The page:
Monday, November 26, 2007

Kite surfing conclusion and tips.

After a hard kiting session!!

Well, I though I would put a few pictures of me kite surfing up, so that you can see that the course has indeed brought some results.

I'm on my way...

In addition I believe a few comments regarding kite surfing and the course should be mentioned, in case anyone else gets inspired by my results.

First you have to pump up the kite..

The most important thing to remember about kite surfing in my opinion is that this can be a dangerous sport, and not to treat it too lightly. Of course that said, I think pretty much anyone who has the mind to it, can learn how to do it.

Make sure everything is ok, and lay out the lines..

First, find a good teacher. This sounds simple, but can be pretty complicated affair. A good starting point is to find out if they are accredited by an organization (IKO for example).

Time to practice..

Second, when meeting them, ask them a lot of questions and if they answer competently (or appear to) and communicate in a patient manner which you understand, then the chances that you can get along with him/her is good.

This isn't so hard after all..

Additionally, have a look at the equipment, have them show you the kites, boards, bars, flotation device, and harness. If it fits and is in good shape then you are off to a great start.

Lastly, discuss costs up front, know exactly what you are getting into. How many hours, what is included. Options after the course; can you rent from them, and what additional services can they provide. For example after the course, it is not certain that you will be surfing, but all you may need is some additional practice, how much will this cost, and can they provide someone to help or supervise you, should it be necessary.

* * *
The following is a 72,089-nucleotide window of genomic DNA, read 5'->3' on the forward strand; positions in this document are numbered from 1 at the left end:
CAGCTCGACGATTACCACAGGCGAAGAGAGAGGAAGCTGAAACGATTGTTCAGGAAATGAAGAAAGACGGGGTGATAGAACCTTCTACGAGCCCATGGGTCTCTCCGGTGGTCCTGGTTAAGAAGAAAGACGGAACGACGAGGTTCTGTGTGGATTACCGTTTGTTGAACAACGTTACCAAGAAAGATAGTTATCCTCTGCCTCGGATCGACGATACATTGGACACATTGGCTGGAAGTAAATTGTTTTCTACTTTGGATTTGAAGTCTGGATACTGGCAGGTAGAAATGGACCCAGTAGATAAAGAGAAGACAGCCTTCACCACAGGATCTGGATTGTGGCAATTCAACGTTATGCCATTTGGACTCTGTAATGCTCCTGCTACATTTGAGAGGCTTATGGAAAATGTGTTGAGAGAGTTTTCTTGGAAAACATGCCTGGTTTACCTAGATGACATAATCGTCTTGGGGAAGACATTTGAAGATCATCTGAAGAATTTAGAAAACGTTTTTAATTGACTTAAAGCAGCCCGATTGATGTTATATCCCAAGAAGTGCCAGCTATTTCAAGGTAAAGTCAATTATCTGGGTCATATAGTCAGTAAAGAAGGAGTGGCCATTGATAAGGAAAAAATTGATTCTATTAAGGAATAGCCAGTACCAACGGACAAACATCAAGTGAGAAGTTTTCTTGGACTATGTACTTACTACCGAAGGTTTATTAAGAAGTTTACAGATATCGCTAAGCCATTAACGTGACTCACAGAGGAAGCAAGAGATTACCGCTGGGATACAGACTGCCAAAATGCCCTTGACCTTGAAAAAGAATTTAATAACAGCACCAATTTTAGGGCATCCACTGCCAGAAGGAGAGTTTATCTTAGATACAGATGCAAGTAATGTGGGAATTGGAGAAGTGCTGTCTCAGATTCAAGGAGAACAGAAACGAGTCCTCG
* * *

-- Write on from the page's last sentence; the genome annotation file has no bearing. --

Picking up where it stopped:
Alex the Kite Cabana kite surf teacher

As far as my course was concerned. Alex is very competent, and the Kite Cabana Kite Surf School is a pretty small operation, so you get a lot of personalized service (this can be good or bad, depending on your point of view). One of the best things I found was Alex would make sure that you could master the various exercises before allowing you to move on. The course is not about just completing the 10 hours, regardless of your confidence and competence. Rather, he makes sure that you are ready to move on to the next stage before letting you continue.

Up and moving, and sometimes just moving...

On the downside, his equipment is in rather poor shape (read the previous blogs for examples of broken lines, kites etc..), and the choices are definitely limited. Also on the downside Alex would often get called away or interrupted by other students/teachers or whatever while giving class, leaving you there waiting.

Finally, there were two things that I missed in this course. The first was a syllabus. It would have been nice to have an outline of how the course is structured at the beginning. Of course if this is required, you can just ask. Nevertheless, I think that it is a good idea that they provide it up front.

Getting dragged along in the water is easier than standing up..

Also, I think some more time should be spend on explaining the equipment itself, in particular, care and maintenance, different setups, advantages and disadvantages and other details regarding the sport itself and what you need to know to practice it safely and competently.

All in all, would I do this course again at the Kite Cabana Kite Surf School, the answer is yes.

It isn't all about kite surfing...

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